The Safe Surgery Saves Lives Workshop, Safe Surgical Care – Accepting no less! – provided an engaging keynote address, two thought-provoking plenary sessions, 12 interactive concurrent sessions and surgical safety expo to promote networking and discussion amongst participants. Some 80 participants travelled to Montreal, QC to attend sessions on March 28-29, 2011 and 20 organizations signed up for the webcast, with 140 people from those organizations participating in the sessions.
“We are what we do, not what we say we do ... communication is about doing the right thing; particularly on a difficult day.” - Dr. Aidan Halligan
Dr. Halligan is an engaging storyteller and highlights of his keynote presentation, Patient Safety – Compliance versus Engagement, centered on accepting, embracing and learning from failure as an important step for success. As the Director of Education, University College London Hospitals and the Chief of Safety, Brighton and Sussex University Hospitals, Dr. Halligan says that culture is critical and there are two leverage points for successful change: sending the right messenger and entering from the right angle (position). If you really want to connect with people, look at the white of their eyes, not their shoes. And, as a leader, you need to inspire and motivate people - ask yourself, why would anyone follow your leadership?
“Unexpected, negative findings can be as valuable as celebrating success! But we don’t often attend to them.” - Dr. Lorelei Lingard
Dr. Lingard’s presentation, Beyond Compliance: Grappling with Paradoxes and Silences in OR Team Communication, looked at preoperative briefings to structure interprofessional discussions, using examples from the research program, “Team Talk”. The plenary session included a brief summary of the team briefing’s impact on team communication failure rates and collaborative work processes, followed by an extensive discussion of two key lessons learned: the importance of paradoxical effects of communication interventions in complex systems, and the challenge of ‘silence’ in the assessment of team communication.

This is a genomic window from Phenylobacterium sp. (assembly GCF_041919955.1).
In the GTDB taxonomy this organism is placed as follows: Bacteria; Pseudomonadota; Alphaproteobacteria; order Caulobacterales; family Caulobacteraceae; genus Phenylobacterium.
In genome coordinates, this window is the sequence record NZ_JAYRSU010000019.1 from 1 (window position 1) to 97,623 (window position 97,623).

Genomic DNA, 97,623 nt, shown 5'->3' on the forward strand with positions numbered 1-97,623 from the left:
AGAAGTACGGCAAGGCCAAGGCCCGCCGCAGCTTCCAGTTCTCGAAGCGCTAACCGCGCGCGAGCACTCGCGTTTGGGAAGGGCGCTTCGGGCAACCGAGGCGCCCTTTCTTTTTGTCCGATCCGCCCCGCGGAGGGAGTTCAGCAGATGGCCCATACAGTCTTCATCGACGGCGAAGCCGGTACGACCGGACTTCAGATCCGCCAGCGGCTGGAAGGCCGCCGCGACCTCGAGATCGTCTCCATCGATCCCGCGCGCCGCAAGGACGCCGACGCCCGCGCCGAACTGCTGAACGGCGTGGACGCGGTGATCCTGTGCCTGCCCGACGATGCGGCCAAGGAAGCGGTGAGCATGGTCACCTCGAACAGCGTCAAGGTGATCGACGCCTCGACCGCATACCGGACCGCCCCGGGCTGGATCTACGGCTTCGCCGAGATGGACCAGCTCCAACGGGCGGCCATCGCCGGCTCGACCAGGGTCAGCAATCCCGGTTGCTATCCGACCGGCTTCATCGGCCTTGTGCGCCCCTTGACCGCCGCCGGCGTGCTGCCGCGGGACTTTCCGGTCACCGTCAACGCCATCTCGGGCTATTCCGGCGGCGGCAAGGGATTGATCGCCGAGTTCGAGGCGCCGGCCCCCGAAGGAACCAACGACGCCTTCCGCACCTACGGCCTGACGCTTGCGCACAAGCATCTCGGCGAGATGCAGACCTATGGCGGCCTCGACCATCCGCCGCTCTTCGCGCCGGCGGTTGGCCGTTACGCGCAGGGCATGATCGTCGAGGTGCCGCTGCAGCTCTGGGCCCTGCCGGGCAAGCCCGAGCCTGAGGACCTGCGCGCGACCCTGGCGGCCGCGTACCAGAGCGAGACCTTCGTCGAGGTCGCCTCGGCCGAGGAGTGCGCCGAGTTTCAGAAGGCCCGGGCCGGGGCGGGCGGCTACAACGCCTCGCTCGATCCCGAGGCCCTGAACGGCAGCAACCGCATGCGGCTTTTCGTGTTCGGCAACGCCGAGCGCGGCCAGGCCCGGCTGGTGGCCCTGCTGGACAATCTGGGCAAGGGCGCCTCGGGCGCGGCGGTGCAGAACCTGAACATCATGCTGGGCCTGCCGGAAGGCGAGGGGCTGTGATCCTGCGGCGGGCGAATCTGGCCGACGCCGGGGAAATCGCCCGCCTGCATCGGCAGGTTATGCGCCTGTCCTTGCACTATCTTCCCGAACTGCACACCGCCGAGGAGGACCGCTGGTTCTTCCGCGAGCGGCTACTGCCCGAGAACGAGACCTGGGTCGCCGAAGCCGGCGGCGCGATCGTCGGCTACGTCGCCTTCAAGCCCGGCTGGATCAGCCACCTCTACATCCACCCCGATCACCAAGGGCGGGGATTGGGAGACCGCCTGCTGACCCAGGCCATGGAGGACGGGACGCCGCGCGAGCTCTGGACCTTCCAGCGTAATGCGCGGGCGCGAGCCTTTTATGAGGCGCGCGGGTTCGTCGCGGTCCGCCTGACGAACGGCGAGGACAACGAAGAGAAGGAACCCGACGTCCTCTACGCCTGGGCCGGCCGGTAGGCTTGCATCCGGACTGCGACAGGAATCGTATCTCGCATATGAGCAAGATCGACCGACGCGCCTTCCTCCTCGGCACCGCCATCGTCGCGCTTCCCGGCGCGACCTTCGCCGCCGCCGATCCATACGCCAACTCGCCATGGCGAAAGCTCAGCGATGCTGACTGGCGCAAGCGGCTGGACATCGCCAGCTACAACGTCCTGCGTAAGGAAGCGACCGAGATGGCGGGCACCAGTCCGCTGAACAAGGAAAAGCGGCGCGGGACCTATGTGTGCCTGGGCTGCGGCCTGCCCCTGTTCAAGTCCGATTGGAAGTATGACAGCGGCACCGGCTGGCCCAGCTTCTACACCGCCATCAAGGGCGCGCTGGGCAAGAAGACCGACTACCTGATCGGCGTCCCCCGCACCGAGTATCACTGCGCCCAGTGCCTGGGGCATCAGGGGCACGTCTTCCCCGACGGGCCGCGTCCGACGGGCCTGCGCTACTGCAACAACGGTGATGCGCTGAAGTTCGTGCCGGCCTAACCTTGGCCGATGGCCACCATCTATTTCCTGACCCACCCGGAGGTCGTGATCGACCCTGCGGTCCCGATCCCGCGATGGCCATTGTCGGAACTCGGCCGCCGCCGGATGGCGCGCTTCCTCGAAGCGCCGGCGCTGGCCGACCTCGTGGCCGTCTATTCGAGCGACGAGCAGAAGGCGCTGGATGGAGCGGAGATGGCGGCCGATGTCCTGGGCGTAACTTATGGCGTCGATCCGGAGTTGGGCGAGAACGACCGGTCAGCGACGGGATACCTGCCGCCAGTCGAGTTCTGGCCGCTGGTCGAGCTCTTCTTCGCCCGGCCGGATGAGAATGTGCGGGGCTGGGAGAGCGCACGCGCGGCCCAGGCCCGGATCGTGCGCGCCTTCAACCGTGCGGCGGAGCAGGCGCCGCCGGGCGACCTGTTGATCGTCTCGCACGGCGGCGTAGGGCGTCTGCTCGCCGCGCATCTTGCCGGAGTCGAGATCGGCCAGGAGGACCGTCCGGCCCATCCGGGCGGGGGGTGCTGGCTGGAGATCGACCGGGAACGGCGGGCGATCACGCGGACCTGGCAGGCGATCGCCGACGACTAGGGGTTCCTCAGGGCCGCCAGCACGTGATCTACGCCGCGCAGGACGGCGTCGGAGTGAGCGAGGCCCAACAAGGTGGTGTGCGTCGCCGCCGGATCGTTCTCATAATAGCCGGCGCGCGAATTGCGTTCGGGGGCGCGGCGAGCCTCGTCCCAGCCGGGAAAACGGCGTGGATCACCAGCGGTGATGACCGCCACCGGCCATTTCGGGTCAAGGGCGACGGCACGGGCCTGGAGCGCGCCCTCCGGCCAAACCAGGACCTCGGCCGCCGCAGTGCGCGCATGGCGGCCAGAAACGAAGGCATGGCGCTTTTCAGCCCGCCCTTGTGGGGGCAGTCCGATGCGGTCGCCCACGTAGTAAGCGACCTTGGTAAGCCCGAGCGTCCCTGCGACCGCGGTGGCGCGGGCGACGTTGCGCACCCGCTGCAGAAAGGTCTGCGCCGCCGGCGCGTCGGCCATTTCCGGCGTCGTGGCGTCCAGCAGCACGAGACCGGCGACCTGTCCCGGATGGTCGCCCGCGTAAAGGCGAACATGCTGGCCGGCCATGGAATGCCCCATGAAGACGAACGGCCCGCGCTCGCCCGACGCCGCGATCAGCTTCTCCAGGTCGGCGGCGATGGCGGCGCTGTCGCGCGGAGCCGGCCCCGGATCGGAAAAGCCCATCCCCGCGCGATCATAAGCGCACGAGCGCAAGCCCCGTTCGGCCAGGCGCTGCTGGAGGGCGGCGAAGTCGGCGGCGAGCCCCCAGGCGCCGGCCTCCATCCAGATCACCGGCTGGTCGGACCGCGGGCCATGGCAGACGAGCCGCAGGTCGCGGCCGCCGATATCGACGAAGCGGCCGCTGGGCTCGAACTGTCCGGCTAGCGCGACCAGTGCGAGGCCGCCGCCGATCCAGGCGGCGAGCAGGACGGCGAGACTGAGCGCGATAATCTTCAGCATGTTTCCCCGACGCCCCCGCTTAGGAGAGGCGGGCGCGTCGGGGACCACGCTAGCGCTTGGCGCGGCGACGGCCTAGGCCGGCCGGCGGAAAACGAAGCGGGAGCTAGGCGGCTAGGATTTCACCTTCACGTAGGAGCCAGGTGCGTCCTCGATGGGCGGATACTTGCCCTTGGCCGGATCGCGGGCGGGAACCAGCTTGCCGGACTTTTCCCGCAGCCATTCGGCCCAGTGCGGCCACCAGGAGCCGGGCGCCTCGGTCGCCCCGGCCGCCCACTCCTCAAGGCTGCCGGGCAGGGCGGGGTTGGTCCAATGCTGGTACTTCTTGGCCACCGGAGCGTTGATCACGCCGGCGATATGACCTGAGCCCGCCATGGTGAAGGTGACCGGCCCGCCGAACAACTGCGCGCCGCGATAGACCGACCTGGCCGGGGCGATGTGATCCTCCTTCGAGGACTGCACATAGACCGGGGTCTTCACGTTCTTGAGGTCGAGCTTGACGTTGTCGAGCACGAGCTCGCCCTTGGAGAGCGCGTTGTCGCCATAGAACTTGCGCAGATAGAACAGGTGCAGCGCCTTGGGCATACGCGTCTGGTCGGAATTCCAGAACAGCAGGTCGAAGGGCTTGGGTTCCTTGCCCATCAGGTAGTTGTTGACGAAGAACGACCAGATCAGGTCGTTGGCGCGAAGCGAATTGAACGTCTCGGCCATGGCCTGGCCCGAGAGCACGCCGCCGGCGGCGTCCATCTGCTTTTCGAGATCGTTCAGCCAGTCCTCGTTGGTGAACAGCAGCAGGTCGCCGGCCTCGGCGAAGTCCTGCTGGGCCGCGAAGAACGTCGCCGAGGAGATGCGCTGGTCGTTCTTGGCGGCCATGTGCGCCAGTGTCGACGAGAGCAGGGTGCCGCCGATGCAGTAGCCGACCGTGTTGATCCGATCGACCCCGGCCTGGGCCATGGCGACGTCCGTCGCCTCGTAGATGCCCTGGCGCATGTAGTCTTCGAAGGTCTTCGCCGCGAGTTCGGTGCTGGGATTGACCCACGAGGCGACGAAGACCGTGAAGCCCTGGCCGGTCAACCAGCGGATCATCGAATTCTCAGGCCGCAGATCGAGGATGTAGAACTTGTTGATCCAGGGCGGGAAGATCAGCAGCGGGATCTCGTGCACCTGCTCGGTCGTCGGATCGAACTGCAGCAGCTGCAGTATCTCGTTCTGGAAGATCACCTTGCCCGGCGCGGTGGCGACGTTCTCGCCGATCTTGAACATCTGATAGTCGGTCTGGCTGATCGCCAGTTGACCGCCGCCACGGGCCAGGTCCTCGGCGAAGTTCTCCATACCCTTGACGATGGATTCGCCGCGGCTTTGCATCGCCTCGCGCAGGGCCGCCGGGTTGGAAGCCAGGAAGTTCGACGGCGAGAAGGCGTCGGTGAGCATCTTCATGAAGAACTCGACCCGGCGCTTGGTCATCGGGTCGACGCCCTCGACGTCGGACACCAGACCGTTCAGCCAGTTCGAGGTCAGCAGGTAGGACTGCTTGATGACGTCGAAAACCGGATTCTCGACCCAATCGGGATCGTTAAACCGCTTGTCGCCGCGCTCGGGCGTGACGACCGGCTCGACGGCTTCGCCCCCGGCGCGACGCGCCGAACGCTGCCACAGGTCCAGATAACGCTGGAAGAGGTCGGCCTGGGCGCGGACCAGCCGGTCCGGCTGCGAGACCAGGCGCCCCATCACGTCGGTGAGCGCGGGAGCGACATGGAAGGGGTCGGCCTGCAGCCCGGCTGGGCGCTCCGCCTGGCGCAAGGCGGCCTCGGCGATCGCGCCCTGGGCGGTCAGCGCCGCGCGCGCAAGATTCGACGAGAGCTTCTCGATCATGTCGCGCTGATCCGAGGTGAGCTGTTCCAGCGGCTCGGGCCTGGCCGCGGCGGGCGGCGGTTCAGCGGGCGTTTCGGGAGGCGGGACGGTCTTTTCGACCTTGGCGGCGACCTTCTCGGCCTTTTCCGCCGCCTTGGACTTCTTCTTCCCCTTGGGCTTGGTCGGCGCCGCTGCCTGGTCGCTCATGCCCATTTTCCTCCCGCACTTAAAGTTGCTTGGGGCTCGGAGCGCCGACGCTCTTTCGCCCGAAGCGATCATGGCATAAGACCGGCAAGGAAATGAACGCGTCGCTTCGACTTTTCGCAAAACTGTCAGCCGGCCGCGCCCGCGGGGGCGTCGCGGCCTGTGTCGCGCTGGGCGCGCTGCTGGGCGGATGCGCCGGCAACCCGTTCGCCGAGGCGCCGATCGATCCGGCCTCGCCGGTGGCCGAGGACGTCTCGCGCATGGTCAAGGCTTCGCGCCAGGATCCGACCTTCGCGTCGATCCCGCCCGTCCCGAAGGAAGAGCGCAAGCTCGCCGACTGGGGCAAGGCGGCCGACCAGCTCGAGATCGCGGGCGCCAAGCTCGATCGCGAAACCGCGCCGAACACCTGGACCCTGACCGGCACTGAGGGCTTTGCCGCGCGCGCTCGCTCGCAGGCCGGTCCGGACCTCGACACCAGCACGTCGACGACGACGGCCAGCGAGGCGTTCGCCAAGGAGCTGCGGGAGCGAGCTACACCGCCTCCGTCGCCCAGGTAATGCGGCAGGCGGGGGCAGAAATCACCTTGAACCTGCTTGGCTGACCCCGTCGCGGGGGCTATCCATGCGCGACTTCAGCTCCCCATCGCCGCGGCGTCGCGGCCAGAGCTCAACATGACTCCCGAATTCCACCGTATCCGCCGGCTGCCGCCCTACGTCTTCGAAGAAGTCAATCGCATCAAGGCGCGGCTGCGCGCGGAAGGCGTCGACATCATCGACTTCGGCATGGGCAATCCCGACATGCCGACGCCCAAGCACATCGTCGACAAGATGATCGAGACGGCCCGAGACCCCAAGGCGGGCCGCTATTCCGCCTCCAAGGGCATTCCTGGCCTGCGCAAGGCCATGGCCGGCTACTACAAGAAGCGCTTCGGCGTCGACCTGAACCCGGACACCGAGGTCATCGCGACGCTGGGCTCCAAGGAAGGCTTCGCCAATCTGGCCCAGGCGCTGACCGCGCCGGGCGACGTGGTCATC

“I became a near miss statistic, which registered on no one else’s radar while in hospital, resulting in frightening and undiagnosed symptoms that persisted throughout my stay.” Mary Bromley
The plenary session, To Prevent or Not Prevent: a Memoir of Major Bilateral Pulmonary Embolism, provided the patient perspective from Mary Bromley, an artist from rural Ontario, who described her efforts in “wanting to be a good patient” and, following four surgeries in five years, questions about why the appropriate thromboprophylaxis was not administered.
The concurrent sessions provided insight into various topics centered on surgical safety, including the surgical checklist, Positive Deviance, accreditation, preventing surgical site infections, venous thromboembolism prophylaxis, liability trends, legal risks in the operating room environment, implementing cultural change, medication safety, and measurement.
Click here to listen to and access copies of presentations from the Safe Surgery Saves Lives Workshop.